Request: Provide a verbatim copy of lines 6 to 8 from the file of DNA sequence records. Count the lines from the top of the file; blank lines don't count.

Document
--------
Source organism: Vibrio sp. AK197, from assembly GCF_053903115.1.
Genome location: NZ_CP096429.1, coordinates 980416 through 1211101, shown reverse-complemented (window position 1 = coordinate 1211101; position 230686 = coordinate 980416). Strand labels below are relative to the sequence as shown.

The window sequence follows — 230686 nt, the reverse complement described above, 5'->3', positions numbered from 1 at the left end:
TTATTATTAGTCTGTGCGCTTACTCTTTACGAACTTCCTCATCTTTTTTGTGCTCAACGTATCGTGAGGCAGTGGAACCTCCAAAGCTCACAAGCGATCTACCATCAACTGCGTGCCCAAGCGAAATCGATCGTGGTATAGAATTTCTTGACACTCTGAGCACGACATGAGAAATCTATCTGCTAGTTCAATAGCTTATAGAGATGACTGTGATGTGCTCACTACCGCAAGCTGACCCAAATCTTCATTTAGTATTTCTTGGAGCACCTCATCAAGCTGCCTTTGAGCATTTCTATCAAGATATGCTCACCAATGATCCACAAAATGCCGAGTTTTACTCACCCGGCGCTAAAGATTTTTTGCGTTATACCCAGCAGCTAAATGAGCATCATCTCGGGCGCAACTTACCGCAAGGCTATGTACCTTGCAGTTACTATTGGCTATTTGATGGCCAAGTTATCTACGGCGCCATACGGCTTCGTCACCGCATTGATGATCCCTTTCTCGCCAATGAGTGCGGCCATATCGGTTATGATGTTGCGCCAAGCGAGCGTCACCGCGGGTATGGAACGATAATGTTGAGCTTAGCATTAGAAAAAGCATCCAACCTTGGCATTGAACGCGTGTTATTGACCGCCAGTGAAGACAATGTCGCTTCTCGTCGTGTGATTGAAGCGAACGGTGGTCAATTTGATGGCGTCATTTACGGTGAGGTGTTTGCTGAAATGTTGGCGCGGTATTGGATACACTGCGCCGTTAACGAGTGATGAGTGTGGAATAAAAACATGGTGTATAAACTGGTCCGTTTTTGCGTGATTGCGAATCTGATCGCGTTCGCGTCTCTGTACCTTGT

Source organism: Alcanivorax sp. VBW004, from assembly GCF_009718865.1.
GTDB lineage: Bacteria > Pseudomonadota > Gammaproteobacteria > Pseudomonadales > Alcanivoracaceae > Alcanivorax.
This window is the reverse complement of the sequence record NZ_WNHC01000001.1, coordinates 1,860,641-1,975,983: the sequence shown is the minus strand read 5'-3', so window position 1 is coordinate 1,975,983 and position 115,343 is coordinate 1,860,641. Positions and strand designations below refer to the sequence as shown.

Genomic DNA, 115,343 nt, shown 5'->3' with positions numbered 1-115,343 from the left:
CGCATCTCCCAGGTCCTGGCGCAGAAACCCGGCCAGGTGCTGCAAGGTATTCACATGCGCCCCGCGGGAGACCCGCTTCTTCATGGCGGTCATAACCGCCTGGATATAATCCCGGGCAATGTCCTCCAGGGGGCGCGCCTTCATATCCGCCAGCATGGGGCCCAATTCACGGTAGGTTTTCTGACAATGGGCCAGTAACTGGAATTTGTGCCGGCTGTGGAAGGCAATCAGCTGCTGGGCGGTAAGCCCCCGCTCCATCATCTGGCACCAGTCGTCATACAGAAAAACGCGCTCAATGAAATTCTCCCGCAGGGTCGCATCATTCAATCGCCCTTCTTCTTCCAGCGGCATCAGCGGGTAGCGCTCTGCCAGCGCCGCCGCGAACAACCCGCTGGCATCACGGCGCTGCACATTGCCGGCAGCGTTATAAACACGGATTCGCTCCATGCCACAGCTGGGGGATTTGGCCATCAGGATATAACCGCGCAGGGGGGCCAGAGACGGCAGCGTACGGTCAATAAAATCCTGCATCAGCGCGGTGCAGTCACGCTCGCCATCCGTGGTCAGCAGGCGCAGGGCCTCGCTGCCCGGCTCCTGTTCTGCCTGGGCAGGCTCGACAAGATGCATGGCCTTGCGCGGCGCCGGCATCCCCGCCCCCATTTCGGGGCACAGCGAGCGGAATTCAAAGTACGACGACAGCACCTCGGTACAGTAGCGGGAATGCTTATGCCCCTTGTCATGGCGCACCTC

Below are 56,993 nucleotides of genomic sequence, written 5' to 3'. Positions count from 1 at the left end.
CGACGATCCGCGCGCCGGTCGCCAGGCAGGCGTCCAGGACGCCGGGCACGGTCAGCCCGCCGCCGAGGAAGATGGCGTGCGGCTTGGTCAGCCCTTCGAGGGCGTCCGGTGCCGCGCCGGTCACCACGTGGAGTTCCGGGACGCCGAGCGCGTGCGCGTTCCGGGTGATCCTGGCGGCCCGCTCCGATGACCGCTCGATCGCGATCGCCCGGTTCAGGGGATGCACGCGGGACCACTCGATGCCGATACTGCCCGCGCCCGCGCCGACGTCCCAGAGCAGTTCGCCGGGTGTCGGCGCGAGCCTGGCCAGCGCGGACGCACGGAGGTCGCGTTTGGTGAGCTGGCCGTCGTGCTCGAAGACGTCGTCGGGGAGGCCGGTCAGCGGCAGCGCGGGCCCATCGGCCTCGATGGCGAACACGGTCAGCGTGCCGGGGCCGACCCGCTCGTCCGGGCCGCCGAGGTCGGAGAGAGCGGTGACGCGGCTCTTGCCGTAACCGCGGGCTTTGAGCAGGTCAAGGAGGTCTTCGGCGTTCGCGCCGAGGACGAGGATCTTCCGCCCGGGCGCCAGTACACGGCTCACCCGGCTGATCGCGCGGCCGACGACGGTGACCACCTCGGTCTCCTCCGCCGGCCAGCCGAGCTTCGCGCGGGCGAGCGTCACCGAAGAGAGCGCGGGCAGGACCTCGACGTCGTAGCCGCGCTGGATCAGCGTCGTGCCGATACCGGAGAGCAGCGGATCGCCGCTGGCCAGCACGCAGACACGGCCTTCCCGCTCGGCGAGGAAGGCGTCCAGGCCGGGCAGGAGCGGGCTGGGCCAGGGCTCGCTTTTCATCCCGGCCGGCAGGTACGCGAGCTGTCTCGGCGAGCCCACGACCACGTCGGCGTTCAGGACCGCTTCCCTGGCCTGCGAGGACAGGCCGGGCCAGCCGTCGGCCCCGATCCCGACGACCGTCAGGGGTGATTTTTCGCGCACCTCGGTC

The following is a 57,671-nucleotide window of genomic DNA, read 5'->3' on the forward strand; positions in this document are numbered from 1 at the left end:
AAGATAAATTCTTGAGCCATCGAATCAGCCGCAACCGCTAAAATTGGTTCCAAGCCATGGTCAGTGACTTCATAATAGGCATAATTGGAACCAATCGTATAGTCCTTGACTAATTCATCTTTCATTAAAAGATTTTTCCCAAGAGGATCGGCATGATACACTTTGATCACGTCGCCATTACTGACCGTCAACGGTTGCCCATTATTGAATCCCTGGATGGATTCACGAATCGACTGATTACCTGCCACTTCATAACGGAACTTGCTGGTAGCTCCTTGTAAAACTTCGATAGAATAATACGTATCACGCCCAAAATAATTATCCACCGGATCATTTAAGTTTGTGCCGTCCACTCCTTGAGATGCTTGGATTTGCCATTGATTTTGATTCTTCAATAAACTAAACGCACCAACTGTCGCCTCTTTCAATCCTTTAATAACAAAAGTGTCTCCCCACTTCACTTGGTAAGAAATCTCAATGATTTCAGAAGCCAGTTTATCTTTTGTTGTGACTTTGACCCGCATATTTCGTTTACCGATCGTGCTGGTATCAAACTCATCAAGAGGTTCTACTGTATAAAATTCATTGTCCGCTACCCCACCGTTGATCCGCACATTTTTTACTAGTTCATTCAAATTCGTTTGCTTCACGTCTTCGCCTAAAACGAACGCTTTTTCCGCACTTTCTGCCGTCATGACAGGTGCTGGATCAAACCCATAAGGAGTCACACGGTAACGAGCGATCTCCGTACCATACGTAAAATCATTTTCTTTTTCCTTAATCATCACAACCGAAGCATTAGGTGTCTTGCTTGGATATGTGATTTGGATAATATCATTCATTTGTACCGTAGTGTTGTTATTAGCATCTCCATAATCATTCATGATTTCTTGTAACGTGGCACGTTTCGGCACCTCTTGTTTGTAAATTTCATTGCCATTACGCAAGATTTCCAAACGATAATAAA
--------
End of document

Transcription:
GTDB lineage: Bacteria > Pseudomonadota > Gammaproteobacteria > Pseudomonadales > Alcanivoracaceae > Alcanivorax.
This window is the reverse complement of the sequence record NZ_WNHC01000001.1, coordinates 1,860,641-1,975,983: the sequence shown is the minus strand read 5'-3', so window position 1 is coordinate 1,975,983 and position 115,343 is coordinate 1,860,641. Positions and strand designations below refer to the sequence as shown.

Genomic DNA, 115,343 nt, shown 5'->3' with positions numbered 1-115,343 from the left: